The plan also calls for students to attend school from 8:45 a.m. to 4:45 p.m. because research shows teenagers need more sleep in the mornings; to abide by a dress code that prohibits hoodies, yoga pants and clothing with words on it; and to participate in physical education every day.
Interest was high. Northfield was the second-most requested high school in all of DPS for this school year. It opened with a diverse class of about 200 freshman, many of whom live in the nearby neighborhoods of Stapleton, Montbello and Green Valley Ranch.
District statistics show that a third of the students are white, a third are African-American and a third are Latino — a rarity in a district where most Latino students attend predominantly Latino schools. Half of the students qualify for free or reduced-price lunches, a proxy for poverty.
But there were concerns from the start. Parents wondered how the late release time would interfere with after-school athletics and how the “IB for all” philosophy would play out in the classroom. The dress code seemed overly strict and contradictory: students weren’t allowed to wear hoodies but the school had sweatshirts branded with the Northfield logo for sale.
Parents said the biggest problem was a lack of communication from school leaders.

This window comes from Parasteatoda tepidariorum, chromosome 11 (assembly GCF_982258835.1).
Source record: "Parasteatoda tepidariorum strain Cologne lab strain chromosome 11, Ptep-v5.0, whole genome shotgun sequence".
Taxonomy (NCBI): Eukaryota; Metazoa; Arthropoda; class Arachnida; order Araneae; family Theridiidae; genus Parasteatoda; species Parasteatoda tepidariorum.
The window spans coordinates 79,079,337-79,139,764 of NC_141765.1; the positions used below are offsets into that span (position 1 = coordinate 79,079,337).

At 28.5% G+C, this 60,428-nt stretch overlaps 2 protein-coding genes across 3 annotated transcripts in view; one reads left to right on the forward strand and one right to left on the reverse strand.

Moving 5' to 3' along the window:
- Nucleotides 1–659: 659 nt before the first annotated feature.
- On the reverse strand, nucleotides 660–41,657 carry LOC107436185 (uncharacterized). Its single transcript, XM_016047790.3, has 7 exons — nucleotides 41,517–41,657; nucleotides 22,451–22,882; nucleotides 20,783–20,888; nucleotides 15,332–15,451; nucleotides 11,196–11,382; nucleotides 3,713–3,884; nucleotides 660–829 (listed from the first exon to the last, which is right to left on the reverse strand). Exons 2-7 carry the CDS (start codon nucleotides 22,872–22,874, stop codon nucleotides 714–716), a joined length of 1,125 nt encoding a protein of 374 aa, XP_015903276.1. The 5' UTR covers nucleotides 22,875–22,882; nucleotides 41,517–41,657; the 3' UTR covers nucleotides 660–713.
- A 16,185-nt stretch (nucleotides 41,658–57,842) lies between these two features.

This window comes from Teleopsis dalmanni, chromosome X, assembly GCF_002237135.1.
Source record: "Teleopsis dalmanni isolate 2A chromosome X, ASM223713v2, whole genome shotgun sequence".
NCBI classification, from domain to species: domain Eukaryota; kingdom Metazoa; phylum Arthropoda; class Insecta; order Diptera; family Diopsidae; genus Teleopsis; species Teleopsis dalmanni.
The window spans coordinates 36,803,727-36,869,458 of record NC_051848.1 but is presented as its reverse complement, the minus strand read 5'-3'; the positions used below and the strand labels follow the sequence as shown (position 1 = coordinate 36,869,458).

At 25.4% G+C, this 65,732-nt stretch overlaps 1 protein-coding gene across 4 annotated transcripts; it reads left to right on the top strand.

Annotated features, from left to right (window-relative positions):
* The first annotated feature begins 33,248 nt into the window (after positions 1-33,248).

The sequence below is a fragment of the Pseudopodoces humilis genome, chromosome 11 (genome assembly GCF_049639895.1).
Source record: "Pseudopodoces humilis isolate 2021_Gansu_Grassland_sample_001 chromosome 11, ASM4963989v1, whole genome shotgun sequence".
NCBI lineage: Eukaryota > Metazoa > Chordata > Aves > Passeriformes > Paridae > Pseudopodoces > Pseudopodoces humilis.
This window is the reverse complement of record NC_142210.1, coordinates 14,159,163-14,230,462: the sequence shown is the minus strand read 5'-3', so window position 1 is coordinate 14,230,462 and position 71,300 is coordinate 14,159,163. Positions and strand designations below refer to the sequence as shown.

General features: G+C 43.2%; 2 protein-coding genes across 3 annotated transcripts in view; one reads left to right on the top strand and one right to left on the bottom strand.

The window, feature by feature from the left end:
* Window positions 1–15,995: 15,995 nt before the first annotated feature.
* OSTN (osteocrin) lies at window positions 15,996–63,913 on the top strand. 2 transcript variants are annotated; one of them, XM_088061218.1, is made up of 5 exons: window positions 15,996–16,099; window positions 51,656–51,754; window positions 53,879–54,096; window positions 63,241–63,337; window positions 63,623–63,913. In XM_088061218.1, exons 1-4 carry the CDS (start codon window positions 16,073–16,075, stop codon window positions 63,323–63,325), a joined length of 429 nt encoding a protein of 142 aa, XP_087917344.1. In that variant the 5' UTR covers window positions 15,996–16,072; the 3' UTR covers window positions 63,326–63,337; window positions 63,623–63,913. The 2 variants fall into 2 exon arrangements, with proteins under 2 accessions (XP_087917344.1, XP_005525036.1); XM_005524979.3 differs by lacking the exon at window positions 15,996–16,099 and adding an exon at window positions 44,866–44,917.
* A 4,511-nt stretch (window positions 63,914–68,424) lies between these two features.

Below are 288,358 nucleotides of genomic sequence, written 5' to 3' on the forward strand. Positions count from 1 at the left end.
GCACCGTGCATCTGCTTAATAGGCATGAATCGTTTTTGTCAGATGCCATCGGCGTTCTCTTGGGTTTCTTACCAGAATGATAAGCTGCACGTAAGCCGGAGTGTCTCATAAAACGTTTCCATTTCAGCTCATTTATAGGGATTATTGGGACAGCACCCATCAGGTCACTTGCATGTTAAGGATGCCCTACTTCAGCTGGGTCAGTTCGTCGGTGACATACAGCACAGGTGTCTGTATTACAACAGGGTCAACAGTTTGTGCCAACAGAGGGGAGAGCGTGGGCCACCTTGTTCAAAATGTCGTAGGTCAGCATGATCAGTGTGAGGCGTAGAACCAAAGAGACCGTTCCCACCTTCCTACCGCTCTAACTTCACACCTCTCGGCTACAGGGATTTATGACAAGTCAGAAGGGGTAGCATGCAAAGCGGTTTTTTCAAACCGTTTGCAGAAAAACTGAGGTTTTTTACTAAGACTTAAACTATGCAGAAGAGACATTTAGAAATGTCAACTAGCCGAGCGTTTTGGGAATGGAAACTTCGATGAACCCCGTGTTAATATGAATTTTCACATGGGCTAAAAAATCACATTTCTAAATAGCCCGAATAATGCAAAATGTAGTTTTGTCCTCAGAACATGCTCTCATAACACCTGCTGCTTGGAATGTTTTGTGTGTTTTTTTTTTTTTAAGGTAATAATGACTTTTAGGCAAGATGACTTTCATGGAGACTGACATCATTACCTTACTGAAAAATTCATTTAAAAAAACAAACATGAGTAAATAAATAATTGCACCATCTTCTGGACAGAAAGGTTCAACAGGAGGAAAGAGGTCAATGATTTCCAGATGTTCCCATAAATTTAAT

“It was enough where it created a lot of negative feelings in the community,” said Chris Baumann, a Stapleton parent whose daughter is a Northfield freshman.
Baumann said that after months of feeling as though they weren’t being heard, some of his friends and neighbors decided to send their kids to another high school at the last minute.
Two months into the school year, Tropper was put on administrative leave pending the student discipline investigation. In the end, he resigned rather than face being fired, DPS said.
Tropper told Chalkbeat in October that he did nothing wrong in the student discipline cases. He said he resigned because he didn’t believe the district bought into the Northfield vision.
The district tapped Castagna to take his place on an interim basis. A veteran principal with experience leading an IB high school, Castagna said he quickly realized Northfield was aiming to do a lot without having all of the pieces in place. For instance, only one teacher was trained in IB and the school didn’t have an IB coordinator, which is a requirement of the program.